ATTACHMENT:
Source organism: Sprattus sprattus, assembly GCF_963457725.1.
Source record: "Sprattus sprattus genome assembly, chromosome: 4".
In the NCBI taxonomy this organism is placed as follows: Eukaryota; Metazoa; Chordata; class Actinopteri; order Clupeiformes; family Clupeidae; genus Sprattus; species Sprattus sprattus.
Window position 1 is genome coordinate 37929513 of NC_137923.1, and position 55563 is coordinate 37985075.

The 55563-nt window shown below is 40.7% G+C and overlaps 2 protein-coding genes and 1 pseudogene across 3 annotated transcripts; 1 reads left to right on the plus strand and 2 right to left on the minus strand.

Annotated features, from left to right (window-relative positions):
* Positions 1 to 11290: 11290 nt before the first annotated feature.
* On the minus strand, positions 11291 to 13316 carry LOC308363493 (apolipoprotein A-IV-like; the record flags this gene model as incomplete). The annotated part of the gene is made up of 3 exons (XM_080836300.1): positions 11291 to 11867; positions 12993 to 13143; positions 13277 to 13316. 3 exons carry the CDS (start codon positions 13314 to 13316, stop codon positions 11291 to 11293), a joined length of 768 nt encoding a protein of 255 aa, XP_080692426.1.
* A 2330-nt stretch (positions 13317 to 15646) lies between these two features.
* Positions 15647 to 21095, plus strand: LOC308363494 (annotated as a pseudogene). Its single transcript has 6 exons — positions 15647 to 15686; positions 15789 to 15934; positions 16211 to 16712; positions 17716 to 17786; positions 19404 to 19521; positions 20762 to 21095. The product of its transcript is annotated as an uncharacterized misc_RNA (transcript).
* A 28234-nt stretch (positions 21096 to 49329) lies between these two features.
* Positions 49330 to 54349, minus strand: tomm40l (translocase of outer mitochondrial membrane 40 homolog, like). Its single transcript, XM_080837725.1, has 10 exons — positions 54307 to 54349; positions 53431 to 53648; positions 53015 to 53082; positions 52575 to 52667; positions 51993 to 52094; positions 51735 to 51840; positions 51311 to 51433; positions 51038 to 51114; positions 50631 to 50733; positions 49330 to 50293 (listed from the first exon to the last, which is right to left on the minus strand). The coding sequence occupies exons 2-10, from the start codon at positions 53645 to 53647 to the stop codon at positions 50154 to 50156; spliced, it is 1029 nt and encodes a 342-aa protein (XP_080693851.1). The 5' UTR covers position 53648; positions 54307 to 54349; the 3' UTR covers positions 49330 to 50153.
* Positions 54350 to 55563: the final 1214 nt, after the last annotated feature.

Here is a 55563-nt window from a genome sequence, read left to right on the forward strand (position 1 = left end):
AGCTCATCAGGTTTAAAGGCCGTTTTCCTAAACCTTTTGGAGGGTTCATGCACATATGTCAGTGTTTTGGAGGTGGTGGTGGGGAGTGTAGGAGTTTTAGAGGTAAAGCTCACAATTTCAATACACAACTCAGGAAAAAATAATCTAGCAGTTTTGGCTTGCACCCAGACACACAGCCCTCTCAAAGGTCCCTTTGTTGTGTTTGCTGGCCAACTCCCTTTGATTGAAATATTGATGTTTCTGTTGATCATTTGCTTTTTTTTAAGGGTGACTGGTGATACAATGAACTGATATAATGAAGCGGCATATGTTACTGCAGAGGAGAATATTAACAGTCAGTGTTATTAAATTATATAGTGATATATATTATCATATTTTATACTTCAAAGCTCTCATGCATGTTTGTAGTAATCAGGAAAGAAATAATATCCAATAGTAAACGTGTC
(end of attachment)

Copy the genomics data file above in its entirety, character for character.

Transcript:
Source organism: Sprattus sprattus, assembly GCF_963457725.1.
Source record: "Sprattus sprattus genome assembly, chromosome: 4".
In the NCBI taxonomy this organism is placed as follows: Eukaryota; Metazoa; Chordata; class Actinopteri; order Clupeiformes; family Clupeidae; genus Sprattus; species Sprattus sprattus.
Window position 1 is genome coordinate 37929513 of NC_137923.1, and position 55563 is coordinate 37985075.

The 55563-nt window shown below is 40.7% G+C and overlaps 2 protein-coding genes and 1 pseudogene across 3 annotated transcripts; 1 reads left to right on the plus strand and 2 right to left on the minus strand.

Annotated features, from left to right (window-relative positions):
* Positions 1 to 11290: 11290 nt before the first annotated feature.
* On the minus strand, positions 11291 to 13316 carry LOC308363493 (apolipoprotein A-IV-like; the record flags this gene model as incomplete). The annotated part of the gene is made up of 3 exons (XM_080836300.1): positions 11291 to 11867; positions 12993 to 13143; positions 13277 to 13316. 3 exons carry the CDS (start codon positions 13314 to 13316, stop codon positions 11291 to 11293), a joined length of 768 nt encoding a protein of 255 aa, XP_080692426.1.
* A 2330-nt stretch (positions 13317 to 15646) lies between these two features.
* Positions 15647 to 21095, plus strand: LOC308363494 (annotated as a pseudogene). Its single transcript has 6 exons — positions 15647 to 15686; positions 15789 to 15934; positions 16211 to 16712; positions 17716 to 17786; positions 19404 to 19521; positions 20762 to 21095. The product of its transcript is annotated as an uncharacterized misc_RNA (transcript).
* A 28234-nt stretch (positions 21096 to 49329) lies between these two features.
* Positions 49330 to 54349, minus strand: tomm40l (translocase of outer mitochondrial membrane 40 homolog, like). Its single transcript, XM_080837725.1, has 10 exons — positions 54307 to 54349; positions 53431 to 53648; positions 53015 to 53082; positions 52575 to 52667; positions 51993 to 52094; positions 51735 to 51840; positions 51311 to 51433; positions 51038 to 51114; positions 50631 to 50733; positions 49330 to 50293 (listed from the first exon to the last, which is right to left on the minus strand). The coding sequence occupies exons 2-10, from the start codon at positions 53645 to 53647 to the stop codon at positions 50154 to 50156; spliced, it is 1029 nt and encodes a 342-aa protein (XP_080693851.1). The 5' UTR covers position 53648; positions 54307 to 54349; the 3' UTR covers positions 49330 to 50153.
* Positions 54350 to 55563: the final 1214 nt, after the last annotated feature.

Here is a 55563-nt window from a genome sequence, read left to right on the forward strand (position 1 = left end):
AGCTCATCAGGTTTAAAGGCCGTTTTCCTAAACCTTTTGGAGGGTTCATGCACATATGTCAGTGTTTTGGAGGTGGTGGTGGGGAGTGTAGGAGTTTTAGAGGTAAAGCTCACAATTTCAATACACAACTCAGGAAAAAATAATCTAGCAGTTTTGGCTTGCACCCAGACACACAGCCCTCTCAAAGGTCCCTTTGTTGTGTTTGCTGGCCAACTCCCTTTGATTGAAATATTGATGTTTCTGTTGATCATTTGCTTTTTTTTAAGGGTGACTGGTGATACAATGAACTGATATAATGAAGCGGCATATGTTACTGCAGAGGAGAATATTAACAGTCAGTGTTATTAAATTATATAGTGATATATATTATCATATTTTATACTTCAAAGCTCTCATGCATGTTTGTAGTAATCAGGAAAGAAATAATATCCAATAGTAAACGTGTC